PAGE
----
How to make your own YOGURT
in 4 easy steps!
Click HERE to learn the health benefits of yogurt!
Making your own yogurt may, at first, sound incredibly daunting. However, it's truly very easy. In fact, it can be done in 4 easy steps: 1) HEAT; 2) COOL; 3) STIR and 4) STRAIN
. We are going to tell you how to enjoy this wonderful treat -- unadulterated! By this we mean, no artificial or unnecessary ingredients. Stop and look at all the added ingredients in store-bought yogurt. They contain chemicals, sugar (or, even worse, unhealthy sugar substitutes), gelatin to thicken it up and make it extra creamy, etc. etc. etc. Before you know it, it's far from the real deal. So we hope you'll take a day and try this recipe. It will change the way you look at yogurt--an incredibly healthy food that should be a regular part of every person's diet.
plain yogurt starter
First off, you'll need to start in the morning, the earlier the better. Otherwise you'll be setting your alarm clock to wake you in the middle of the night!
The amounts used will depend on how much yield you desire. It also depends on how big of a pot you have to cook it in. So, pull out your largest pot and fill it will whole milk, leaving an inch or so at the top. Heat the milk on low until it reaches 180 degrees, which can take a few hours. This can be done at a higher heat, such as medium, but will require you to constantly stir it to prevent scorching the milk. Milk is very delicate and scorches easily. We like the hands-off, slow approach.
Once the milk reaches 180, turn it off and let it cool down to 130. This part can be sped up by placing the pot in an ice bath*.
During this time, you will want to stack up a bunch of blankets on your kitchen table. You'll want a lot of them in order to keep the yogurt from cooling too quickly. Having them prepared ahead of time saves you critical time during the next step.
At 130 degrees, you must act quickly and whisk in your store-bought, plain yogurt starter. The faster you can do this, the better because the yogurt starts to cool quickly from adding the cold starter. The yogurt starter has the live yogurt cultures needed to turn the hot milk into yogurt. We always recommend organic yogurt and milk, if possible (although that will increase the cost of making it). You will need about 6oz. of plain yogurt per gallon of milk used.
Quickly wrap, layer by layer, the entire pot in the blankets you laid out.
Walk away. Six-eight hours later, put the pot of yogurt in the refrigerator. We like to turn our fridge up a bit to compensate for the heat that the yogurt will give off.
Once the yogurt is cold, it's time to strain it. Use a colander placed inside of a bowl or pot. Line the colander with either plain white paper towels or, if the paper towels you have are very thin or have decorations, you may use several coffee filters. Fill it with yogurt and place a paper towel/filter on the top. Place in the refigerator and let it strain a couple hours until it is to your desired thickness. If allowed to strain for many hours, it will turn into "cheese". Depending on how much yogurt you made, this process will have to be repeated several times in order to strain the whole batch.Place strained yogurt in an airtight container. Take out a small portion and place in a separate container to use as a starter for your next batch of yogurt, saving you that expense. However, this starter will need to be used within two weeks. As a side note, the liquid that is strained out is called whey. Whey itself has many useful purposes such as using it for baking bread. Uses for whey can be found on the internet.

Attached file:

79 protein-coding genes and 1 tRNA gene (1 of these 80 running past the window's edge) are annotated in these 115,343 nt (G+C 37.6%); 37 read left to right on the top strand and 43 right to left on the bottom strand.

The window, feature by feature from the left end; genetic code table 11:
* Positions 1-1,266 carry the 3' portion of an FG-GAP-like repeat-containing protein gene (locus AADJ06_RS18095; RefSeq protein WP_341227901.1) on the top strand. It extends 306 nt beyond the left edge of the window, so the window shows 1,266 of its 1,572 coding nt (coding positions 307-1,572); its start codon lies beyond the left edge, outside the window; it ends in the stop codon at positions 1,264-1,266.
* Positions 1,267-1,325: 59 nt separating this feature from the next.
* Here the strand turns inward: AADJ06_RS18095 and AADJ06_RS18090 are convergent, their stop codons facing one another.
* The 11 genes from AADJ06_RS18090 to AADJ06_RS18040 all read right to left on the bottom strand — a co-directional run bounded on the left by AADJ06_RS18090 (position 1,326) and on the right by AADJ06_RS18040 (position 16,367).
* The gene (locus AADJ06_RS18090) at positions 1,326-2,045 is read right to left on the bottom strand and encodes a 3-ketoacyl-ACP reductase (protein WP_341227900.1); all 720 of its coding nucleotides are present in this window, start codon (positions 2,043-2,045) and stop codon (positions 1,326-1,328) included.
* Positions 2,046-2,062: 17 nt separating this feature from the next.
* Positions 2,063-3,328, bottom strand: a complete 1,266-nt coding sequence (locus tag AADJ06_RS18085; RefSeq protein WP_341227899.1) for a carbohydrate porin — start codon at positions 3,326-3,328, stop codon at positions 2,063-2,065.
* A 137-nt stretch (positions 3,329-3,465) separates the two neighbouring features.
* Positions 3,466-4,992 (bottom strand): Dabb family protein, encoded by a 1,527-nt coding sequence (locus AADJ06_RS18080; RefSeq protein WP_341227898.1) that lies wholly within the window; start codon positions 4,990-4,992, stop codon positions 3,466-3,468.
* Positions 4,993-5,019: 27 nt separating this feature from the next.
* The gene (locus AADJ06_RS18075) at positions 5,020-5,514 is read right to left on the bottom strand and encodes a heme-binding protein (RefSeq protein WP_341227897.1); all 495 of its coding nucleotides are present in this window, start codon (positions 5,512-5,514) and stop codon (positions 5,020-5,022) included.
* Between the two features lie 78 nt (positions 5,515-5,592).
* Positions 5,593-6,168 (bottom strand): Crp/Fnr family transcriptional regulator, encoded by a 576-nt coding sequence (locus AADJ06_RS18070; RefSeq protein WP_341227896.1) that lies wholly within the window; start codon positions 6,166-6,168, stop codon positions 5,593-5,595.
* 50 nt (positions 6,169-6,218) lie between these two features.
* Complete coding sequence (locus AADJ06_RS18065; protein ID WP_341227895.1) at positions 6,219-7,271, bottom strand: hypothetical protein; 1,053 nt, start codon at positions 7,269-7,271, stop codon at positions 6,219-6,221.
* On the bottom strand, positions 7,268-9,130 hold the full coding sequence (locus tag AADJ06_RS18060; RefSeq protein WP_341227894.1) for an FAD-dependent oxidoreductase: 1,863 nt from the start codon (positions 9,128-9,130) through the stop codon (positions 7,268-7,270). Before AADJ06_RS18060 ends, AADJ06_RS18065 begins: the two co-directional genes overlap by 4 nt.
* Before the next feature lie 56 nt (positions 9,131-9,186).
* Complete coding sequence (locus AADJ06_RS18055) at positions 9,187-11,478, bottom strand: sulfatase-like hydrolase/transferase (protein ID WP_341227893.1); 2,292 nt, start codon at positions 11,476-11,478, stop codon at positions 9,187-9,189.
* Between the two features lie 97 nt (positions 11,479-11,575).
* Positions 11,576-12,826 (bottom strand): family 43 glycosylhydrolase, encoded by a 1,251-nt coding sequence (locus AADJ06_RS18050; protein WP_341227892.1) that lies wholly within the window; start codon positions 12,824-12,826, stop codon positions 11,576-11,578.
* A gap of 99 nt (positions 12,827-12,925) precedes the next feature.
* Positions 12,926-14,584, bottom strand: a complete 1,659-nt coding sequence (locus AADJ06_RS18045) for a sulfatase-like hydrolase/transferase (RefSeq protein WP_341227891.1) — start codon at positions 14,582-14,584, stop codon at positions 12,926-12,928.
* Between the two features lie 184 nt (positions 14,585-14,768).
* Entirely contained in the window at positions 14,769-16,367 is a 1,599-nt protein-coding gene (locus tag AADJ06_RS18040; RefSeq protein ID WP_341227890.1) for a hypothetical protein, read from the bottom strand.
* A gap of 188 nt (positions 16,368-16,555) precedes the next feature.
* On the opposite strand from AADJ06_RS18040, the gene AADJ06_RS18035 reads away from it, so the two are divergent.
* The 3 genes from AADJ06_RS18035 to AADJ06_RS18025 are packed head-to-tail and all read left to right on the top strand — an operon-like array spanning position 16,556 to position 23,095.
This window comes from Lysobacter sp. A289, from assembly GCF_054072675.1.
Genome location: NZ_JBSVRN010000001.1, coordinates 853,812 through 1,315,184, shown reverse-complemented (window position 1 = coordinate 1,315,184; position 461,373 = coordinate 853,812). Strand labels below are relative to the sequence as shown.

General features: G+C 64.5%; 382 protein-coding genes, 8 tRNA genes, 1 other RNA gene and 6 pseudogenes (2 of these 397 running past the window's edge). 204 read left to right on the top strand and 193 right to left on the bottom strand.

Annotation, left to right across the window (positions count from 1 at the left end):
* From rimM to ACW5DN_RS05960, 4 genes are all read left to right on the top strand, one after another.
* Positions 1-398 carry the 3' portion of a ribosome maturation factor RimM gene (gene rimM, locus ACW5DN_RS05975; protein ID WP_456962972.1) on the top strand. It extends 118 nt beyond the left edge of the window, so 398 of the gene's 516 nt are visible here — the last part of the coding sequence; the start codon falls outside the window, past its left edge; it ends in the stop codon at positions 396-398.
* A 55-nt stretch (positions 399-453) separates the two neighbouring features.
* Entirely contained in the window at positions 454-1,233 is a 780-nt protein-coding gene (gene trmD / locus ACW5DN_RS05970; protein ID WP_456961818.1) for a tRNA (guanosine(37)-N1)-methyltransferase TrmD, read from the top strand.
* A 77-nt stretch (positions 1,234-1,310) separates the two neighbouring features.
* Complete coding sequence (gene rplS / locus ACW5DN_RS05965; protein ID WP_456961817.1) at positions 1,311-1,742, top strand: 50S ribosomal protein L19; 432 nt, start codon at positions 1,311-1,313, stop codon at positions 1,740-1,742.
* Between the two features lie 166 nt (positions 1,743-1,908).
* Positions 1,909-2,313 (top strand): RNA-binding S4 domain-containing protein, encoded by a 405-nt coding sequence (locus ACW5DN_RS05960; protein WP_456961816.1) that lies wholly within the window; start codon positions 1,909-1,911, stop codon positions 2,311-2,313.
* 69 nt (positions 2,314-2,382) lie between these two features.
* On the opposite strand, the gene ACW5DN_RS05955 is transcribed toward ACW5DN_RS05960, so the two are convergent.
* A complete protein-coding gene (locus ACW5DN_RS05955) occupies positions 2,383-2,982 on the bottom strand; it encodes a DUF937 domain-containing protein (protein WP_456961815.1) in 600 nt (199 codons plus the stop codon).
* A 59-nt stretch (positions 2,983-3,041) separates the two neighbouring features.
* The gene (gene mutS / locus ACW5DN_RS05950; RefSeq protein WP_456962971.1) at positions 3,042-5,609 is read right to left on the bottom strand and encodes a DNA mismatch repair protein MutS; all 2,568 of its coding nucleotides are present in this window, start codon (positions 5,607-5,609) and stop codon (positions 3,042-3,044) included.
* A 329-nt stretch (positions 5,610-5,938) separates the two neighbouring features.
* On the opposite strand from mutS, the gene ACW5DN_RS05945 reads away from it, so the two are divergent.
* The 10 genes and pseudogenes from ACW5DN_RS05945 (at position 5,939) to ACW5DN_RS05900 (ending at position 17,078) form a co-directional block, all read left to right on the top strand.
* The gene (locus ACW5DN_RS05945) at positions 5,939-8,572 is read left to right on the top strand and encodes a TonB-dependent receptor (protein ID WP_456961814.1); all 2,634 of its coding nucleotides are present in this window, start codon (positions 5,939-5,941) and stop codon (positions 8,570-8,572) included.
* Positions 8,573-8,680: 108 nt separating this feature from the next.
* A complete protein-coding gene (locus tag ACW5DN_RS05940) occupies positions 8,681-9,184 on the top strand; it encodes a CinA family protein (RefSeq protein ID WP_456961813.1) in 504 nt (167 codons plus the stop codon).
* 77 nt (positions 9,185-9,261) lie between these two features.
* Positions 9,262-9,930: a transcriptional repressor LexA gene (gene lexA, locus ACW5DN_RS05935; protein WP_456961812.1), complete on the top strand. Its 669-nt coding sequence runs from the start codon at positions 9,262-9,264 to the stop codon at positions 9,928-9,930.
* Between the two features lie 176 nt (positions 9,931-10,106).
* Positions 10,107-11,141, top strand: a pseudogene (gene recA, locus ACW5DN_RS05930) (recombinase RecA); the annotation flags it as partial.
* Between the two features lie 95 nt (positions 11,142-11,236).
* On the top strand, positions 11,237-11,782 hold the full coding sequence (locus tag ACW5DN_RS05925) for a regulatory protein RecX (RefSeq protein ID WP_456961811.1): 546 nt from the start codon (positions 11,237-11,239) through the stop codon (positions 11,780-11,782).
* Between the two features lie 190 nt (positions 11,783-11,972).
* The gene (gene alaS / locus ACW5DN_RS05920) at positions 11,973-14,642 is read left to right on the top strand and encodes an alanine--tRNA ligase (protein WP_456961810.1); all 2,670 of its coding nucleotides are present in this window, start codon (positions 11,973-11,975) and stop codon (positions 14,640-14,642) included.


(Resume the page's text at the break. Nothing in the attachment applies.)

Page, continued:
Your homemade yogurt may be served plain or with fresh fruit, etc. To sweeten, we recommend Stevia -- an all-natural, zero calorie sweetener.
*It's important to note that your yogurt will vary from batch to batch and it is difficult to make it come out exactly the same each time. Several factors affect the outcome of yogurt such as the amount of time used to heat the milk; how hot it is heated/how long you keep it at that maximum heat; the amount of time allowed to cool it; the temperature at which you add the starter (we recommend not adding it above 130) and even the temperature inside your kitchen. You can toy with these variables and see their effects on your yogurt. The things it will affect is the texture and the tartness.
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